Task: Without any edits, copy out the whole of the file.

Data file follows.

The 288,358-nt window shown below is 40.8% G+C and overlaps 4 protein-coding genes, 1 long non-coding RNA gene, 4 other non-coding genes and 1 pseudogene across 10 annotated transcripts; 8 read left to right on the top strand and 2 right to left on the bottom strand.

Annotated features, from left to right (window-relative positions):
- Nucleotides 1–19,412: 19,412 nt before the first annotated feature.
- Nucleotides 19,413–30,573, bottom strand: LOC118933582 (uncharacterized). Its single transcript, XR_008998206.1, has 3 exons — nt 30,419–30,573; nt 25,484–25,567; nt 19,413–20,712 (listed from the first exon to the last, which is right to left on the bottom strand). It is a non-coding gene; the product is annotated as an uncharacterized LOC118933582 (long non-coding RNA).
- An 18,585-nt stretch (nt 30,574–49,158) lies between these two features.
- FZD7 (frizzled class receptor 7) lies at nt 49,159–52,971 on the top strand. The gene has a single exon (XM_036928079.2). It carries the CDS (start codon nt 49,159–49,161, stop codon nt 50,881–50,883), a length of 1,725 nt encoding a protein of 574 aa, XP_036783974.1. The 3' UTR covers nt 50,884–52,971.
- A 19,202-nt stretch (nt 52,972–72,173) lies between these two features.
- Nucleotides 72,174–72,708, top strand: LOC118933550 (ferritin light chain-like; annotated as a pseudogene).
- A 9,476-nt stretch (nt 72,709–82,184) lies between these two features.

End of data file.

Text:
The 288,358-nt window shown below is 40.8% G+C and overlaps 4 protein-coding genes, 1 long non-coding RNA gene, 4 other non-coding genes and 1 pseudogene across 10 annotated transcripts; 8 read left to right on the top strand and 2 right to left on the bottom strand.

Annotated features, from left to right (window-relative positions):
- Nucleotides 1–19,412: 19,412 nt before the first annotated feature.
- Nucleotides 19,413–30,573, bottom strand: LOC118933582 (uncharacterized). Its single transcript, XR_008998206.1, has 3 exons — nt 30,419–30,573; nt 25,484–25,567; nt 19,413–20,712 (listed from the first exon to the last, which is right to left on the bottom strand). It is a non-coding gene; the product is annotated as an uncharacterized LOC118933582 (long non-coding RNA).
- An 18,585-nt stretch (nt 30,574–49,158) lies between these two features.
- FZD7 (frizzled class receptor 7) lies at nt 49,159–52,971 on the top strand. The gene has a single exon (XM_036928079.2). It carries the CDS (start codon nt 49,159–49,161, stop codon nt 50,881–50,883), a length of 1,725 nt encoding a protein of 574 aa, XP_036783974.1. The 3' UTR covers nt 50,884–52,971.
- A 19,202-nt stretch (nt 52,972–72,173) lies between these two features.
- Nucleotides 72,174–72,708, top strand: LOC118933550 (ferritin light chain-like; annotated as a pseudogene).
- A 9,476-nt stretch (nt 72,709–82,184) lies between these two features.